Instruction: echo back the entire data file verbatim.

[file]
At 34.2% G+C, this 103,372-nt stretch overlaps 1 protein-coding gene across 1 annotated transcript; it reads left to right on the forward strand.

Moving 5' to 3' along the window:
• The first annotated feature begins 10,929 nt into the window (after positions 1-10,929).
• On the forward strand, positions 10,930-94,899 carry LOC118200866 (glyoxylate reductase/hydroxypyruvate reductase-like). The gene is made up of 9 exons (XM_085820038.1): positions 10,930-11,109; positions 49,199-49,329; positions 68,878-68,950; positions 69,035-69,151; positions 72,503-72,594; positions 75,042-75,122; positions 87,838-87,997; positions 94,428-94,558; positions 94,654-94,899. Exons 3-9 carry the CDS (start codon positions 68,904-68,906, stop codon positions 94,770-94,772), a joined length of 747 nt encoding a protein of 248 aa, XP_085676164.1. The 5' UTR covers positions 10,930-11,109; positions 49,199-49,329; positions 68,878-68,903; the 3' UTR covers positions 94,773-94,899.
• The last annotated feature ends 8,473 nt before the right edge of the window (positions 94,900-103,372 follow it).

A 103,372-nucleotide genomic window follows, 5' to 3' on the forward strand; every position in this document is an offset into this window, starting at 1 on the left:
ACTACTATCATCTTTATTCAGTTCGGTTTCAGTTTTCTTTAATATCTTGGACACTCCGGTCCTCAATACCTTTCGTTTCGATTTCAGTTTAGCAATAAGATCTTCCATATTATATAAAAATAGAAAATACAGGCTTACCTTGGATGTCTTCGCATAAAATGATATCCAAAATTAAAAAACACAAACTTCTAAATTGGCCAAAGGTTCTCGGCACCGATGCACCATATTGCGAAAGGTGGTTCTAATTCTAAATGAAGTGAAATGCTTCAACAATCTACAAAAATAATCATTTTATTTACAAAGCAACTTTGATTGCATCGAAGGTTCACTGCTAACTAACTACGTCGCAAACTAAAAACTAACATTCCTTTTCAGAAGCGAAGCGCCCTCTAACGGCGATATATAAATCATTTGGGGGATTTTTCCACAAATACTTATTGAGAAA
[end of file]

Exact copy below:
At 34.2% G+C, this 103,372-nt stretch overlaps 1 protein-coding gene across 1 annotated transcript; it reads left to right on the forward strand.

Moving 5' to 3' along the window:
• The first annotated feature begins 10,929 nt into the window (after positions 1-10,929).
• On the forward strand, positions 10,930-94,899 carry LOC118200866 (glyoxylate reductase/hydroxypyruvate reductase-like). The gene is made up of 9 exons (XM_085820038.1): positions 10,930-11,109; positions 49,199-49,329; positions 68,878-68,950; positions 69,035-69,151; positions 72,503-72,594; positions 75,042-75,122; positions 87,838-87,997; positions 94,428-94,558; positions 94,654-94,899. Exons 3-9 carry the CDS (start codon positions 68,904-68,906, stop codon positions 94,770-94,772), a joined length of 747 nt encoding a protein of 248 aa, XP_085676164.1. The 5' UTR covers positions 10,930-11,109; positions 49,199-49,329; positions 68,878-68,903; the 3' UTR covers positions 94,773-94,899.
• The last annotated feature ends 8,473 nt before the right edge of the window (positions 94,900-103,372 follow it).

A 103,372-nucleotide genomic window follows, 5' to 3' on the forward strand; every position in this document is an offset into this window, starting at 1 on the left:
ACTACTATCATCTTTATTCAGTTCGGTTTCAGTTTTCTTTAATATCTTGGACACTCCGGTCCTCAATACCTTTCGTTTCGATTTCAGTTTAGCAATAAGATCTTCCATATTATATAAAAATAGAAAATACAGGCTTACCTTGGATGTCTTCGCATAAAATGATATCCAAAATTAAAAAACACAAACTTCTAAATTGGCCAAAGGTTCTCGGCACCGATGCACCATATTGCGAAAGGTGGTTCTAATTCTAAATGAAGTGAAATGCTTCAACAATCTACAAAAATAATCATTTTATTTACAAAGCAACTTTGATTGCATCGAAGGTTCACTGCTAACTAACTACGTCGCAAACTAAAAACTAACATTCCTTTTCAGAAGCGAAGCGCCCTCTAACGGCGATATATAAATCATTTGGGGGATTTTTCCACAAATACTTATTGAGAAA